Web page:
[0004] The hotel premise network 10 illustrated in FIG. 1 is self-contained in that the property management and call accounting functions may be handled by the PMS 12 and CAS 14 without the need to invoke external devices outside the hotel premise network 10. In such a self-contained system, when a patron checks in, the patron's call account is typically activated through a message exchange on serial link 20 connecting the PMS 12 and the PBX unit 18. When the patron initiates and terminates a call, a call detail record (CDR) including a calling extension, called number, and call duration is typically transmitted over serial link 22 from the PBX unit 18 to the CAS 14. In response, the CAS 14 typically generates call cost information and transmits the call cost information on serial link 16 to the PMS 12 for billing to the patron's call account. When the patron checks out, the patron's call account is typically deactivated through a message exchange on serial link 20, and the patron is billed for the completed calls and other hotel charges.

[0005] Although such self-contained systems may offer many benefits for single hotel sites, they are typically highly inefficient for use by hotel chains. For example, making changes to the system on a chain-wide basis, such as adding a new billing parameter to the PMS 12, making a tariff change, or incorporating a new telephone area code to the CAS 14, may become laborious and time consuming since the changes must generally be programmed individually at each hotel site. The addition of a new hotel to a hotel chain is similarly laborious since the property management and call accounting parameters must generally be programmed at the new site from scratch.

[0006] Accordingly, there is a need for a new architecture for property management and call accounting that is more efficient than the conventional self-contained systems. While promoting efficiency, the new architecture should be designed to protect to the greatest extent possible existing investments in the installed equipment at the hotel.

SUMMARY OF THE INVENTION

[0007] The present invention is directed to a system and method for centralizing the property management and/or call accounting services through a network-based service provider. One of the benefits of the architecture described in the present invention allows hotels to migrate from existing premise-based systems for PMS and Call Accounting to a centralized system, without the need for replacing or modifying the existing PBX system at each hotel premise. Another benefit is that changes to call accounting and/or property management parameters may now be made from a centralized site instead of programming the changes individually at each hotel site.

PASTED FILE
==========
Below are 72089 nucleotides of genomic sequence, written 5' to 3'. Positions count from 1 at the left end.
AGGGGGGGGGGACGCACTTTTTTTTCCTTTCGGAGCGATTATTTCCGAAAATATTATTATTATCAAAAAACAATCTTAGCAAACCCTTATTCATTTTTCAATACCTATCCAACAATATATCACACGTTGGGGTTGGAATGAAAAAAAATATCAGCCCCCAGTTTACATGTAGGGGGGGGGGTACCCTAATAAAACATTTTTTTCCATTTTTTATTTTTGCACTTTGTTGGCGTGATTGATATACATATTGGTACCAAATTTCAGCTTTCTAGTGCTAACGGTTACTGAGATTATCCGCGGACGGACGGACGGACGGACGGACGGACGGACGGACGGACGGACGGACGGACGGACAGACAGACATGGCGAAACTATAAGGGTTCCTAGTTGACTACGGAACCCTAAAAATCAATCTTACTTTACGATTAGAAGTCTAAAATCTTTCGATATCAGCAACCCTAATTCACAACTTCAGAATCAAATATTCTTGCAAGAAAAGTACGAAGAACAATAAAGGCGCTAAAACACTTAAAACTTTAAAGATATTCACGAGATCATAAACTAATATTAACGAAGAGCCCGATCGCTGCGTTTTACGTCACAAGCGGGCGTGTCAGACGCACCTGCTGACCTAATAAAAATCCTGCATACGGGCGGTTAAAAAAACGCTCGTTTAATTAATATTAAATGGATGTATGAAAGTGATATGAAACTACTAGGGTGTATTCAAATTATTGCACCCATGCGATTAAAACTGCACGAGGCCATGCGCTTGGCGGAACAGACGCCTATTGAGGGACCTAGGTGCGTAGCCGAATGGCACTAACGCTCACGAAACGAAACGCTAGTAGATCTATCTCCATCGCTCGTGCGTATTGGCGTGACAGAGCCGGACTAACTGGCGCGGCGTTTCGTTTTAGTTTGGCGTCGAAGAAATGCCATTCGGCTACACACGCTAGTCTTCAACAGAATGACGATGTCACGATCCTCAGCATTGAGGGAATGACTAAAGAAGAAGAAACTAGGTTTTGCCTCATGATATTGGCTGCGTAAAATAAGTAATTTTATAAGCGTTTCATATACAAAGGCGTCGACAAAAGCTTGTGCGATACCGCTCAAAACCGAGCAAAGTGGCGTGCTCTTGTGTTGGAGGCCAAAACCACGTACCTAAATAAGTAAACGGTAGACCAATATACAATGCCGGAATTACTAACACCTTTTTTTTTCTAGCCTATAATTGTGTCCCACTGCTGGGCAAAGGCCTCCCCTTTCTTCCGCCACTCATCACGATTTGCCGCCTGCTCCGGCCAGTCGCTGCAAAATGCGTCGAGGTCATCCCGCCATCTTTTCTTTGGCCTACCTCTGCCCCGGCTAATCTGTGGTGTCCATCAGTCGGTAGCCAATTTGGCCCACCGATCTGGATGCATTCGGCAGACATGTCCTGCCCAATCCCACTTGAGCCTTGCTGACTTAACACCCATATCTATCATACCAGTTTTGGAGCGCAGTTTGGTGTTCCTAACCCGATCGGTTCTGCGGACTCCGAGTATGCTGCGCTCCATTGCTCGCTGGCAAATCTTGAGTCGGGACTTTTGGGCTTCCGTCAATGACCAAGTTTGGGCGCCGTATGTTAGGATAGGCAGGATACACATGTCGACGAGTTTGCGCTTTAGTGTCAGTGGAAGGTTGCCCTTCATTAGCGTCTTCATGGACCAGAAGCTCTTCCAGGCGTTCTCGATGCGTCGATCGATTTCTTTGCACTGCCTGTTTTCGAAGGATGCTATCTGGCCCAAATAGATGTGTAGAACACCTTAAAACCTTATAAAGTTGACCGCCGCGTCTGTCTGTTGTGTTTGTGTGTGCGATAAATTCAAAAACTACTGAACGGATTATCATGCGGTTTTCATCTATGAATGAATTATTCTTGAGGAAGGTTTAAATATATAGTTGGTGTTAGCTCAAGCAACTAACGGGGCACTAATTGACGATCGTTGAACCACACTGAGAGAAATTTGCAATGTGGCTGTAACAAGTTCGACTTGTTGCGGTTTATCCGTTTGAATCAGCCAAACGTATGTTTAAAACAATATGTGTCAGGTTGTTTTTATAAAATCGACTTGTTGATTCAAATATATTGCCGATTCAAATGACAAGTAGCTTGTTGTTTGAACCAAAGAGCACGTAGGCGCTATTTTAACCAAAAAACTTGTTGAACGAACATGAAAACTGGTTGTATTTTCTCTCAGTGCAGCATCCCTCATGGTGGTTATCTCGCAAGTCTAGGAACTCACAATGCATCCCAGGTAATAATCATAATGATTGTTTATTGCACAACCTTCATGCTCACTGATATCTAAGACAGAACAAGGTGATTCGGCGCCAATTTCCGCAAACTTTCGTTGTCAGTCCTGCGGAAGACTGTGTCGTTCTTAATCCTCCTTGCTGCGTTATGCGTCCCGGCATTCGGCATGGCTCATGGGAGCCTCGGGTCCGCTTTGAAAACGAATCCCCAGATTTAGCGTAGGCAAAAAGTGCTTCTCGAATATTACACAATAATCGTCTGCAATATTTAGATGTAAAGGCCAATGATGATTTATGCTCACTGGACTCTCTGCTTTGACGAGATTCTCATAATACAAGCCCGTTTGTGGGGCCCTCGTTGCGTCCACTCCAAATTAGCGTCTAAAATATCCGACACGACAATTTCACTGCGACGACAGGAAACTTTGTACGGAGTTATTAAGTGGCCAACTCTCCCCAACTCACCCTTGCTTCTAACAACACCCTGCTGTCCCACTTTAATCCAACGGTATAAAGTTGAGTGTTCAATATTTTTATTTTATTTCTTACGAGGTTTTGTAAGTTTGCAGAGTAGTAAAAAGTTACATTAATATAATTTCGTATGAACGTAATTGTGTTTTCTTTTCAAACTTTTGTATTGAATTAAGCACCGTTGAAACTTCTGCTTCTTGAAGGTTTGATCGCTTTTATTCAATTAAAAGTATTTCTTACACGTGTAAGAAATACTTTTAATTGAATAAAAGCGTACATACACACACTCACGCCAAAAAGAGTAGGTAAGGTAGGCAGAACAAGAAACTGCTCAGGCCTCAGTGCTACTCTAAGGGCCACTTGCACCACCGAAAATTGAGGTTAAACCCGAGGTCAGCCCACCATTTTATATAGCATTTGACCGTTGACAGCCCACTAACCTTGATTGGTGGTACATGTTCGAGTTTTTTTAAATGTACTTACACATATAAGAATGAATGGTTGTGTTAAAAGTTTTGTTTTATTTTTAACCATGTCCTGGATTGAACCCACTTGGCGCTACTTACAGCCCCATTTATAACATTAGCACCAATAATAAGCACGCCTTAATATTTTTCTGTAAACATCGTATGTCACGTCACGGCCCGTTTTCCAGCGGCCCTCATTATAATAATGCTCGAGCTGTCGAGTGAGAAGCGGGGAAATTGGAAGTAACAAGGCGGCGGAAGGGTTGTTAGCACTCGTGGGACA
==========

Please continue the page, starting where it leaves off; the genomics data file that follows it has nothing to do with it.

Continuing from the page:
[0008] According to one embodiment of the present invention, an internetwork for providing property management services preferably includes a client network and a service provider network. The client network preferably transmits to the service provider network a call parameter for a completed call. The service provider network preferably determines a cost for the completed call based on the call parameter and transmits the call cost information back to the client network to charge the cost to an account.

[0009] In another embodiment of the present invention, the internetwork preferably includes a plurality of client networks coupled to a service provider network over a wide area network. Ones of the client networks include ones of private branch exchanges, respectively, coupled to first ones of protocol converters, respectively, for exchanging data with the service provider network. The service provider network includes a call accounting system and a second protocol converter for exchanging data with ones of the client networks.

[0010] In a further embodiment of the present invention, the internetwork preferably includes a client network that includes a call management unit and a first protocol converter. The call management unit generates call parameter data for a completed call. The first protocol converter is coupled to the call management unit and converts between a first transmission format and a second transmission format. The internetwork preferably further includes a service provider network including a call accounting system and a second protocol converter. The call accounting system receives the call parameter data and determines a cost for the completed call based on the call parameter data. The second protocol converter is coupled to the call accounting system and converts between a third transmission format and a fourth transmission format. The internetwork also includes a wide area network electronically linking the client network to the service provider network for allowing communication between the client network and the service provider network.